When kids 'parent' they get to pay, too


The world my children inhabit underwent an earthquake one recent evening in my friend Kaysun’s kitchen.

Everyone was working to produce dinner before my youngest kiddo, Miss Tall-and-Blond, and Kaysun’s youngest, The Lovely Nat, had to scurry off to a performance of children’s theater. In which they were both fabulous novice actresses, not gonna lie.

Like she is wont to do, Miss TAB was eavesdropping as the parent-type people chopped and mashed while discussing this and that, mostly our kids. We constantly trade notes about how to raise decent adults while staying sane.

Someone gave out a parenting tip and Miss TAB snatched it out of the air, offering up her favorite advice on how I should parent others — “Mom, that’s what you should have (her sister, Martha Stewart Jr.) do.”

Spoken with the total conviction of a queen on her throne.

I turned my eyes from the cutting board, opened my lips to reply with my usual admonition, which alternates between “I think I’ll be the mom today” and “Why don’t you worry about what you should do first?”

But this is when the earth shook and another teachable moment erupted on the landscape of creating “good kids.”

Before the words could leave my lips, Kaysun and her friend Jock — in charge of wrangling avocados — nearly shouted, “Co-parenting!” In stereo.

Jock gave his head a little shake as he resumed squishing guacamole.

“Here there’s a charge for co-parenting,” he said.

Kaysun was on his heels, almost gleeful.

“Right. One chore or one dollar,” she told me.

Have you ever received a gift basket stuffed with goodies you never realized existed but suddenly must have? This was like that, only one giant treat — an answer to possibly the most annoying problem at my own house.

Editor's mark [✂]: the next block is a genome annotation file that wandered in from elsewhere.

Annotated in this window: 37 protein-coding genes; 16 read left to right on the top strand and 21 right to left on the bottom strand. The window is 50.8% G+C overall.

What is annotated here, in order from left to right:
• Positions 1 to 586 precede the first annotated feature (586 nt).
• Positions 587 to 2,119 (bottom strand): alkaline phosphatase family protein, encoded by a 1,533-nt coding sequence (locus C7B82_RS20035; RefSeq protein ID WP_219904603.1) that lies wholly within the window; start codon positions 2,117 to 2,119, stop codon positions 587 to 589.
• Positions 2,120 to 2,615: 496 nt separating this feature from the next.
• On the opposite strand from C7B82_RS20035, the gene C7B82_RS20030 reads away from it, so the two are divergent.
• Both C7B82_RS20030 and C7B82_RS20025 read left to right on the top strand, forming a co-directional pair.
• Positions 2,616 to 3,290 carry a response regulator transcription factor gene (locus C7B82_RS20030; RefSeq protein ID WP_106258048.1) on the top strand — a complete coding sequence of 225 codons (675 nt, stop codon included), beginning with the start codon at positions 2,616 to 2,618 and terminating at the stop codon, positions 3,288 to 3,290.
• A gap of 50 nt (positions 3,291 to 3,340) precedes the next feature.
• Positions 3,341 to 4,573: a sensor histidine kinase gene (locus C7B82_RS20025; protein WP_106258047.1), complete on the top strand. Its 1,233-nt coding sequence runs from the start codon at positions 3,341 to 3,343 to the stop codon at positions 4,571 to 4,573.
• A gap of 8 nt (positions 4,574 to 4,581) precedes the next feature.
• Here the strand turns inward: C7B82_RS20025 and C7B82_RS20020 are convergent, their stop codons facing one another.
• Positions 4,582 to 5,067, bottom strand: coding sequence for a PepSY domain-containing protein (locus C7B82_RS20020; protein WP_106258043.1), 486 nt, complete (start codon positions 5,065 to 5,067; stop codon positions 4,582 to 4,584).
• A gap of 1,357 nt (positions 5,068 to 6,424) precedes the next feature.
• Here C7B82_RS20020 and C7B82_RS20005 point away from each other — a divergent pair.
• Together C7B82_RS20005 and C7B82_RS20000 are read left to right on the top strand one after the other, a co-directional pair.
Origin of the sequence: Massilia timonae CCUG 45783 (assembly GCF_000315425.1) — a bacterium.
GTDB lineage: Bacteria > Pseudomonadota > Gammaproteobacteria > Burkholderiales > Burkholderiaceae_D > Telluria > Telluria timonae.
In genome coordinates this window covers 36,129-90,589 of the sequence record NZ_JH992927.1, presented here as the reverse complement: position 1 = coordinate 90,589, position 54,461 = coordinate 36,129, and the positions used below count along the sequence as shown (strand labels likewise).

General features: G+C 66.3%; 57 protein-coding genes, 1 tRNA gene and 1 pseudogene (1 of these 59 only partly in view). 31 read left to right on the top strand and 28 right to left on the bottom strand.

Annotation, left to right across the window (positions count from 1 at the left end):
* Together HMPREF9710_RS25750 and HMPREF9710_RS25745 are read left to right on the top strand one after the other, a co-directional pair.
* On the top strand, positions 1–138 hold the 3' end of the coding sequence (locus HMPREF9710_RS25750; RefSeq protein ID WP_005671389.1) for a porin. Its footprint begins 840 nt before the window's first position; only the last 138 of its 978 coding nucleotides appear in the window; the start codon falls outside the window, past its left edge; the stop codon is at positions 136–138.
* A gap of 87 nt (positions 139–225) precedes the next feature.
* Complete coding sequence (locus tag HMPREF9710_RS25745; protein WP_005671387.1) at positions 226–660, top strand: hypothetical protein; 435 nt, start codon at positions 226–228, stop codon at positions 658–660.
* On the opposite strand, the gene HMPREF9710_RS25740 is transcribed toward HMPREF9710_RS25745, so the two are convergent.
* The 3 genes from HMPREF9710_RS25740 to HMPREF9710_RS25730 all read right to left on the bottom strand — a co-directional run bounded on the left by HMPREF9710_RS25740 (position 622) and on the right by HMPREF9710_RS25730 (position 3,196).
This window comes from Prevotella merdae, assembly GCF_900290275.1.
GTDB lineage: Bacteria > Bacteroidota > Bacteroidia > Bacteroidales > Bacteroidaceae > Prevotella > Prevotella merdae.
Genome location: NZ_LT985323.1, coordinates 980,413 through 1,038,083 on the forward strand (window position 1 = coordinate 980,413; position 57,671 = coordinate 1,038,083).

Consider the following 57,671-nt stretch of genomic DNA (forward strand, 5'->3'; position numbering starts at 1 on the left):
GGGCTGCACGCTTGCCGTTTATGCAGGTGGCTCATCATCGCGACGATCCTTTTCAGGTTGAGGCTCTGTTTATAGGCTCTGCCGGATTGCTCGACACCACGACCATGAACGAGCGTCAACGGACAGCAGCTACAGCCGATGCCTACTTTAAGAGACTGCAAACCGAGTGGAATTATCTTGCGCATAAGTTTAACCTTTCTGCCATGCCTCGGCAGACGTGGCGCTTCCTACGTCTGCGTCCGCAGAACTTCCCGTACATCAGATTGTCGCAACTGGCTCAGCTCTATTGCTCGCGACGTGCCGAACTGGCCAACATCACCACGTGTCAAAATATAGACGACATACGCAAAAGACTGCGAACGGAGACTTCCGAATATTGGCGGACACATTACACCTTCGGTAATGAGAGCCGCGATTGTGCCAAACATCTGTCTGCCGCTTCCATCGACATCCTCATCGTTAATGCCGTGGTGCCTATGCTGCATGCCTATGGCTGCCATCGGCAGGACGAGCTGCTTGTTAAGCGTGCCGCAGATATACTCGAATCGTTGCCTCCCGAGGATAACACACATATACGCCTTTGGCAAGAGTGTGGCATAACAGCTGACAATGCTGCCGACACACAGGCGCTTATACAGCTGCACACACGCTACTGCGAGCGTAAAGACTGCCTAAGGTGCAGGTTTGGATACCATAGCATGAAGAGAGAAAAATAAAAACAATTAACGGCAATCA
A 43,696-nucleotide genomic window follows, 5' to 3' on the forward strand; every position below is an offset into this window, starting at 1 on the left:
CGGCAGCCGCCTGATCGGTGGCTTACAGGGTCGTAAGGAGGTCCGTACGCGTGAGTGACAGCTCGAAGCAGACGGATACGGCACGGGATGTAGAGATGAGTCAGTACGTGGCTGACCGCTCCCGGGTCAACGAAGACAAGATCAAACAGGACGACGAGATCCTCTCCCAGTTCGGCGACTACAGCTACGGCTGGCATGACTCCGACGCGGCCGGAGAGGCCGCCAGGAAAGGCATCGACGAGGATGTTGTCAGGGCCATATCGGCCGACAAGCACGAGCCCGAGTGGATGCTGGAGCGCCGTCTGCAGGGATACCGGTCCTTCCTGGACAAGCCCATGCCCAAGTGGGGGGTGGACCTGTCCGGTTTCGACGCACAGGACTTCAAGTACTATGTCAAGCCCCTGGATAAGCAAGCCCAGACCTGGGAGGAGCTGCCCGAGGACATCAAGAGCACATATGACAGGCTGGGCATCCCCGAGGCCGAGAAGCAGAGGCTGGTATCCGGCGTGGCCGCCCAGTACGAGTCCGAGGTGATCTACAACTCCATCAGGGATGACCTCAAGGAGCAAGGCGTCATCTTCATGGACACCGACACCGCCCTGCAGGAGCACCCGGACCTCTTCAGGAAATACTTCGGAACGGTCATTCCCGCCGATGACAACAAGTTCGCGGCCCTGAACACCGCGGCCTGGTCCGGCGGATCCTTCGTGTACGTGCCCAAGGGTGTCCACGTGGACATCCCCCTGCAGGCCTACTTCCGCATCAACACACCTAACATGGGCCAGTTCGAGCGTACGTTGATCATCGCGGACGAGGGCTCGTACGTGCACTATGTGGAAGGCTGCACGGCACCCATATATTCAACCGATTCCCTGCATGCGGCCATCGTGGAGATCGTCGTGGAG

Think of it. I have two teen girls at home. Well, and our teen grandboy, but he stays out of this particular arena. So there are these people who spent the majority of their early lives being younger sisters. Now the “big girls” are gone, leaving the “little girls” behind. And because Martha Stewart Jr. has a developmental disability, she and TAB are, basically, the same age.

Not a big whoop, you’d think.


It is a BIG whoop. The pecking order changes constantly, with each girl fighting to be the assistant mother. Miss TAB comes right out and tells me how to parent, while Martha chooses the martyr route, dramatic sighs trailing her as she snaps her sister’s towel off the floor and carries it to the hook.

Only then does she sidle up to me to report the errant towel and how she saved the planet, er, carpet.

And me, I only have so much energy and memory. Plus, I’m as guilty as the next parent who secretly relishes the information supplied by the tattling tongue. As well, I’m glad to not be the only one dramatically sighing. Or picking up towels.

Upon the entry of Camo Man into our lives a year ago, things got better. With another set of ears around much of the time, tattling dropped, as did overt sisterly un-affection.

However, since my girls are smart, it didn’t take either long to figure out how to couch snarkiness in mothering terms.

“Mom, I don’t think she should have the cell phone in her room this late. She’s going to be tired and she barely wakes up now.”

“Mom, do you think she should be sitting by her boyfriend on the bus?”

“Mom, isn’t this our day to change sheets? Because not everyone has done that around here.”

You can see why I felt the sun rise and begin to wash over me that day at Kaysun’s house — 36 years of parenting and I still don’t have all the answers. Here I was just handed one.

I turned to TAB and smiled. “Your world just changed, Sister,” I said, mentally rubbing my hands together.

Of course, I knew I’d have to tweak things to fit my house — a single dollar could seem like a great bargain for a chance to be The One Who Knows Everything. So I upped it to $5 or five chores.

As Camo Man would say, it’s a beautiful thing.

Someone at my house has done 15 chores so far, true, but that’s over the last three weeks. Meaning the rate of co-parenting by not actual parents is way, way down.

And we have a clean truck, among other things.

This is my gift to you parents, via Kaysun’s house. You’re welcome. Just imagine how lovely it will be to have the bathroom drawers wiped down.


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